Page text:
Joseariel Gomez: Robotic Process Automation Can Improve Lending Efficiency End-to-End


PERSON OF THE WEEK: Especially since the pandemic, mortgage lenders are adopting new technologies to automate and accelerate the mortgage process – in a personalized manner – while at the same time providing the option to do business the traditional way (i.e., face to face).

A relatively new technology known as robotic process automation (RPA) is one approach that can help lenders automate simple tasks and thus increase efficiency end-to-end, while at the same time delivering a personalized customer experience. To learn more, MortgageOrb recently interviewed Joseariel Gomez, founder and CEO of Shastic.

Q: What is RPA, and how is it used for financial services?

Gomez: RPA is simply taking individual menial tasks that a lending team is doing today and automating them by using a program to reproduce the same steps they take to complete the task.

RPA tends to be limited to simple individual tasks and it becomes brittle when attempting to automate entire financial processes end-to-end. That is where Intelligent process automation comes in. It combines RPA, operated in the cloud, using artificial intelligence (machine learning) with a lot of real-time data (big data) to highly personalize every automated action as part of a larger process from end-to-end.

Q: Why/how will automation become important to the mortgage industry?

Gomez: The mortgage industry is about to take a downturn. Mortgage providers, be they financial institutions or mortgage companies, need to become more efficient.

Properly implementing RPA and intelligent process automation (IPA) in mortgage lending will be the difference between funding loans in 15-20 days versus 4-6 weeks, which has a significant impact on a lender’s bottom line. 

Q: Aside from current economic factors, what other challenges does the mortgage industry face in implementing automation?

Gomez: Other automation solutions tend to be designed to automate single individual tasks at one specific point in the process and lack a high degree of personalization that financial institutions require to serve members and customers. This makes it technically challenging for the institution to figure out the best way to “stitch” all of these individual automations together into a holistic, highly personalized automated workflow. It also makes the workflow brittle, prone to breaking constantly, which hogs a lot of resources to constantly maintain it.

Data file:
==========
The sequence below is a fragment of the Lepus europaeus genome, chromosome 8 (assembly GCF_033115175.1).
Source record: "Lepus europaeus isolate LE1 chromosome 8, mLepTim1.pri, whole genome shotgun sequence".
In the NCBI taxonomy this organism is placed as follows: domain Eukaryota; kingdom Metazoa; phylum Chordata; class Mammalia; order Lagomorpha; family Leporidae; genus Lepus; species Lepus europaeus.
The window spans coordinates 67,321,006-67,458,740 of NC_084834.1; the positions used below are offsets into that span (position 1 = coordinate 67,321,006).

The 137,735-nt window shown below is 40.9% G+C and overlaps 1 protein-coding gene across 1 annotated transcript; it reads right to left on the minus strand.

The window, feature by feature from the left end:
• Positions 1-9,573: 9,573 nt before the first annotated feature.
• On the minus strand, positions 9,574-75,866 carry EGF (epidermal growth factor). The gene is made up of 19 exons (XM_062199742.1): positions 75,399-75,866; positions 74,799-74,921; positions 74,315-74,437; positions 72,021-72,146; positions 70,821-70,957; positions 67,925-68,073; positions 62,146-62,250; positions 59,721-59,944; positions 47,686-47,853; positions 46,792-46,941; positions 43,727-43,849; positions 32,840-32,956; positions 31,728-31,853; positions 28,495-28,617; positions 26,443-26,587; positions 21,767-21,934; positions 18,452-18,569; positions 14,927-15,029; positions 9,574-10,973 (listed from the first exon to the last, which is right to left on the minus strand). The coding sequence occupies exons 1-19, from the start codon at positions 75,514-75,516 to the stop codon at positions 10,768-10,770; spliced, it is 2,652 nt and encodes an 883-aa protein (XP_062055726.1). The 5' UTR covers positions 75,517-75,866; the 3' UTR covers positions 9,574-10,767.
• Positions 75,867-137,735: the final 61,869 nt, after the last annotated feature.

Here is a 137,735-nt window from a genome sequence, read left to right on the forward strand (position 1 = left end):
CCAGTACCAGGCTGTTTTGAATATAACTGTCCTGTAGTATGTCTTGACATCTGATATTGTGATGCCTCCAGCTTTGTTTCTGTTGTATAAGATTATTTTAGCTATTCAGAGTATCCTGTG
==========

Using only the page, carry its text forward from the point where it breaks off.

Q: What are some best practices for mortgage providers who are looking to implement automation?

Gomez: Before all else, a lender must lay out its existing mortgage process step-by-step, then determine which steps it wants to automate. Mortgage professionals, like other financial services workers, spend much of their time calling customers or moving documents across legacy systems that cannot communicate with each other.

However, as mentioned earlier, traditional RPA is not sufficient for these types of blockers. Mortgage professionals need an additional technology layer, which includes big data, machine learning and instant communication channels that can process massive amounts of data in real-time across multiple systems to deliver a personalized automated experience This use of evolution to better automate financial processes is what we mean by IPA.

Q: What does effective communication look like in the mortgage industry? What are some examples of RPA applied for automating mortgage processing?

Gomez: Mortgage processing encompasses many tasks that can be automated to free a lender’s existing team, starting with automatically approving or declining an application based on lending criteria, sending initial disclosures to comply with TILA-RESPA Integrated Disclosures (TRID) rules, collecting documents required by stipulations from members and customers, sending the DocuSign agreement for signing when all stipulations have been met, etc.

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